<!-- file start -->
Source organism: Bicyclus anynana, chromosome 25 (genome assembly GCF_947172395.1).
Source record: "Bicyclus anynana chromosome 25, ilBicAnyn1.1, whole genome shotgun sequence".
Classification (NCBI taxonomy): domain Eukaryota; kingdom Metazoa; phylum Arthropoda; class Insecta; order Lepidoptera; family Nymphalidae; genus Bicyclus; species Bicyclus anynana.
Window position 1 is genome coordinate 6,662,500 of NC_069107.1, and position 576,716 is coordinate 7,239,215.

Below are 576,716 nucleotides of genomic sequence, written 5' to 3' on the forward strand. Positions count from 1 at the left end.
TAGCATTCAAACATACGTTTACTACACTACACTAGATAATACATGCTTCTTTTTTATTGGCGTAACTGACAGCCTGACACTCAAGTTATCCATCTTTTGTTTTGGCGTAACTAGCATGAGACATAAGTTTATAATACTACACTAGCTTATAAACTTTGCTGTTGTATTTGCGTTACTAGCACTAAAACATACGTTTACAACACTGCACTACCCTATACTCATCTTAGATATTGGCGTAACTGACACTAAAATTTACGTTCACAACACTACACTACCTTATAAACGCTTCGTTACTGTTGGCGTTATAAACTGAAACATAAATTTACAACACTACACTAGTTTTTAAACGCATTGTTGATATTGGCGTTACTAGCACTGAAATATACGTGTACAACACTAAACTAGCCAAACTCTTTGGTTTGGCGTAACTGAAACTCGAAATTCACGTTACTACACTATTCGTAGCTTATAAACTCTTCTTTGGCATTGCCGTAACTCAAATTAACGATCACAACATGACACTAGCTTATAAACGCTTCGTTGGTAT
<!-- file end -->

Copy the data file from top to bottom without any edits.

Source organism: Bicyclus anynana, chromosome 25 (genome assembly GCF_947172395.1).
Source record: "Bicyclus anynana chromosome 25, ilBicAnyn1.1, whole genome shotgun sequence".
Classification (NCBI taxonomy): domain Eukaryota; kingdom Metazoa; phylum Arthropoda; class Insecta; order Lepidoptera; family Nymphalidae; genus Bicyclus; species Bicyclus anynana.
Window position 1 is genome coordinate 6,662,500 of NC_069107.1, and position 576,716 is coordinate 7,239,215.

Below are 576,716 nucleotides of genomic sequence, written 5' to 3' on the forward strand. Positions count from 1 at the left end.
TAGCATTCAAACATACGTTTACTACACTACACTAGATAATACATGCTTCTTTTTTATTGGCGTAACTGACAGCCTGACACTCAAGTTATCCATCTTTTGTTTTGGCGTAACTAGCATGAGACATAAGTTTATAATACTACACTAGCTTATAAACTTTGCTGTTGTATTTGCGTTACTAGCACTAAAACATACGTTTACAACACTGCACTACCCTATACTCATCTTAGATATTGGCGTAACTGACACTAAAATTTACGTTCACAACACTACACTACCTTATAAACGCTTCGTTACTGTTGGCGTTATAAACTGAAACATAAATTTACAACACTACACTAGTTTTTAAACGCATTGTTGATATTGGCGTTACTAGCACTGAAATATACGTGTACAACACTAAACTAGCCAAACTCTTTGGTTTGGCGTAACTGAAACTCGAAATTCACGTTACTACACTATTCGTAGCTTATAAACTCTTCTTTGGCATTGCCGTAACTCAAATTAACGATCACAACATGACACTAGCTTATAAACGCTTCGTTGGTAT